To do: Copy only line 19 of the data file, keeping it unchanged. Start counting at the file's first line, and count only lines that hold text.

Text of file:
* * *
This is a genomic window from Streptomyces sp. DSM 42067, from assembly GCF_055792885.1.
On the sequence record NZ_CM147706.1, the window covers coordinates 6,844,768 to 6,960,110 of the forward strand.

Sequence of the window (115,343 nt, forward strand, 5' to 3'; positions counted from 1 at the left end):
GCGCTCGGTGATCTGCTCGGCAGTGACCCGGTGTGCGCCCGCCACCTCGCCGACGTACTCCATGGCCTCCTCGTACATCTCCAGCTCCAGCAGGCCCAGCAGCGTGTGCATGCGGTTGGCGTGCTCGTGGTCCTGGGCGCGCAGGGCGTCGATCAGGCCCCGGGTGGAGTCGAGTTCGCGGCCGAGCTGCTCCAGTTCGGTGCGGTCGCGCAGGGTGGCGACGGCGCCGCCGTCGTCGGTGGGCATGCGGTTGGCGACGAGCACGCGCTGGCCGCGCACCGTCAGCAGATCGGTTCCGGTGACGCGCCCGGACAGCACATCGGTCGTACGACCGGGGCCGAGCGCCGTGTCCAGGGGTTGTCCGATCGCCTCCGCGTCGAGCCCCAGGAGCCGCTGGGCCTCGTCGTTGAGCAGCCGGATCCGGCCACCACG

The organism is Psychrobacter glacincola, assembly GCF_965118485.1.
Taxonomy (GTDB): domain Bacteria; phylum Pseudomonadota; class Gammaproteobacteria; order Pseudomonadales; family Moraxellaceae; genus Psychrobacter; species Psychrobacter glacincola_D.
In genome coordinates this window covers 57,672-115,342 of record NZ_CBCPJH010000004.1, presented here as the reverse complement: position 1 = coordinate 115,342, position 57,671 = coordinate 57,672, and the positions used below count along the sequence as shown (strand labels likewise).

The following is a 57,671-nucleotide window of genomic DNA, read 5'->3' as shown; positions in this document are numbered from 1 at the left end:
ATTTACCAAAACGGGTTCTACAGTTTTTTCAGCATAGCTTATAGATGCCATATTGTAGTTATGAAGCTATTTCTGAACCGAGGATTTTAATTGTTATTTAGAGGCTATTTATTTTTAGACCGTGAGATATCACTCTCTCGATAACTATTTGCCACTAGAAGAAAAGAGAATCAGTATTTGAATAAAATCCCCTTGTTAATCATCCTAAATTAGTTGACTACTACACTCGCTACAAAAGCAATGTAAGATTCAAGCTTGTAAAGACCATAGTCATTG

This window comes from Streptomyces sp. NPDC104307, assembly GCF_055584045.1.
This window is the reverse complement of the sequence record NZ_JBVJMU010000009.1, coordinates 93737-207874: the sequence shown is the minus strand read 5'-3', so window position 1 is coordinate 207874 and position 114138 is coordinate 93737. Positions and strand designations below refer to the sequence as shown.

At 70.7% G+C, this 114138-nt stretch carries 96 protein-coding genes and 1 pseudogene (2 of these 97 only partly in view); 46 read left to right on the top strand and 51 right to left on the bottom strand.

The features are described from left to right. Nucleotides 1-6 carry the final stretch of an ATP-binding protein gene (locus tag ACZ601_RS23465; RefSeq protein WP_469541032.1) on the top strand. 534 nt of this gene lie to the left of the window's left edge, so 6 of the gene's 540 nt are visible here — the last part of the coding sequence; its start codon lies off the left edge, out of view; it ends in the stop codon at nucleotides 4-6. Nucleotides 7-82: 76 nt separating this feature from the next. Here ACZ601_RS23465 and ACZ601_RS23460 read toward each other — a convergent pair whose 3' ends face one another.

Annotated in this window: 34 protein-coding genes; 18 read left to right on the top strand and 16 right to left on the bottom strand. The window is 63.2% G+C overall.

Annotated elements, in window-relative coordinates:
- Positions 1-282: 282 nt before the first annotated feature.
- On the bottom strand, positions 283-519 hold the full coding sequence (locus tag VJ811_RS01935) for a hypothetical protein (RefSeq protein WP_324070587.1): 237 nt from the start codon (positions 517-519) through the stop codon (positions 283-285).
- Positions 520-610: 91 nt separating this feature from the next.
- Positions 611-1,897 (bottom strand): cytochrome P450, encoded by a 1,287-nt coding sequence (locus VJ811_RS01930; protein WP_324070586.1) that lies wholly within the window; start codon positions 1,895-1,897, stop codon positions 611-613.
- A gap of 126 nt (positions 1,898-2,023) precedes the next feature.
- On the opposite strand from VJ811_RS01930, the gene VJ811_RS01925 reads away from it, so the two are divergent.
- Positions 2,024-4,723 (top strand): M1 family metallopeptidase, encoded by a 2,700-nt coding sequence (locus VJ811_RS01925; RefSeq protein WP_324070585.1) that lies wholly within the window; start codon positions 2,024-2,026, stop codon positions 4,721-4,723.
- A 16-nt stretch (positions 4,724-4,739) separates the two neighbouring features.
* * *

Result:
- Positions 611-1,897 (bottom strand): cytochrome P450, encoded by a 1,287-nt coding sequence (locus VJ811_RS01930; protein WP_324070586.1) that lies wholly within the window; start codon positions 1,895-1,897, stop codon positions 611-613.